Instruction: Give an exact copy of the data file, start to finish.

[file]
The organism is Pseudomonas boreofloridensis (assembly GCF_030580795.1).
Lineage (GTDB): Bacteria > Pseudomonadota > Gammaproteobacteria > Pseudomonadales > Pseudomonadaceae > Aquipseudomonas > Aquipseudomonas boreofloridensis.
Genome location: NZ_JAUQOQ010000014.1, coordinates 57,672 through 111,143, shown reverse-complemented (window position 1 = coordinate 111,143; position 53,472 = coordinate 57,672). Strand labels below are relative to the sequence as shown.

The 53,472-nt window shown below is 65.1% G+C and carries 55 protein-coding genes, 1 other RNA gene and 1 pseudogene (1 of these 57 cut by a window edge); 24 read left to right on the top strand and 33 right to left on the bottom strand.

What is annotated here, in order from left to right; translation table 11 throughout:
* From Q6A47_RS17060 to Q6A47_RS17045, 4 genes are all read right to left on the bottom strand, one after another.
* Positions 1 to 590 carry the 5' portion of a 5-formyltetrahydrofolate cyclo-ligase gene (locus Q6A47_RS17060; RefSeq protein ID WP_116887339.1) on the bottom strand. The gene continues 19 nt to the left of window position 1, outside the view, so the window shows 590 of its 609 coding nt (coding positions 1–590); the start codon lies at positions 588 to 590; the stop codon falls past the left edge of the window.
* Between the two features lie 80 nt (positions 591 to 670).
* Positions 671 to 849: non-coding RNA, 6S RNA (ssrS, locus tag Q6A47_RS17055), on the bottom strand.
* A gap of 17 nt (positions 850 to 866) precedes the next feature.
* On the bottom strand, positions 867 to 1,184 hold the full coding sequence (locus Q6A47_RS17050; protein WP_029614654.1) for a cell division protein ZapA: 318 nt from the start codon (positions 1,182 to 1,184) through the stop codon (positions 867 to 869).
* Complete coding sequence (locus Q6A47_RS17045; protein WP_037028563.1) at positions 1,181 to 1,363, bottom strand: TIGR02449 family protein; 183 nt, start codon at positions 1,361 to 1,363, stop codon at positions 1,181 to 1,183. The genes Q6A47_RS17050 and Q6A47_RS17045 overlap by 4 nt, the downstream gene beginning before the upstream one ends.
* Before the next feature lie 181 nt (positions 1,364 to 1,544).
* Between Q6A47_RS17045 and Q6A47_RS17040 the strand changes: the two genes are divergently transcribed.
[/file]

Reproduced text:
The organism is Pseudomonas boreofloridensis (assembly GCF_030580795.1).
Lineage (GTDB): Bacteria > Pseudomonadota > Gammaproteobacteria > Pseudomonadales > Pseudomonadaceae > Aquipseudomonas > Aquipseudomonas boreofloridensis.
Genome location: NZ_JAUQOQ010000014.1, coordinates 57,672 through 111,143, shown reverse-complemented (window position 1 = coordinate 111,143; position 53,472 = coordinate 57,672). Strand labels below are relative to the sequence as shown.

The 53,472-nt window shown below is 65.1% G+C and carries 55 protein-coding genes, 1 other RNA gene and 1 pseudogene (1 of these 57 cut by a window edge); 24 read left to right on the top strand and 33 right to left on the bottom strand.

What is annotated here, in order from left to right; translation table 11 throughout:
* From Q6A47_RS17060 to Q6A47_RS17045, 4 genes are all read right to left on the bottom strand, one after another.
* Positions 1 to 590 carry the 5' portion of a 5-formyltetrahydrofolate cyclo-ligase gene (locus Q6A47_RS17060; RefSeq protein ID WP_116887339.1) on the bottom strand. The gene continues 19 nt to the left of window position 1, outside the view, so the window shows 590 of its 609 coding nt (coding positions 1–590); the start codon lies at positions 588 to 590; the stop codon falls past the left edge of the window.
* Between the two features lie 80 nt (positions 591 to 670).
* Positions 671 to 849: non-coding RNA, 6S RNA (ssrS, locus tag Q6A47_RS17055), on the bottom strand.
* A gap of 17 nt (positions 850 to 866) precedes the next feature.
* On the bottom strand, positions 867 to 1,184 hold the full coding sequence (locus Q6A47_RS17050; protein WP_029614654.1) for a cell division protein ZapA: 318 nt from the start codon (positions 1,182 to 1,184) through the stop codon (positions 867 to 869).
* Complete coding sequence (locus Q6A47_RS17045; protein WP_037028563.1) at positions 1,181 to 1,363, bottom strand: TIGR02449 family protein; 183 nt, start codon at positions 1,361 to 1,363, stop codon at positions 1,181 to 1,183. The genes Q6A47_RS17050 and Q6A47_RS17045 overlap by 4 nt, the downstream gene beginning before the upstream one ends.
* Before the next feature lie 181 nt (positions 1,364 to 1,544).
* Between Q6A47_RS17045 and Q6A47_RS17040 the strand changes: the two genes are divergently transcribed.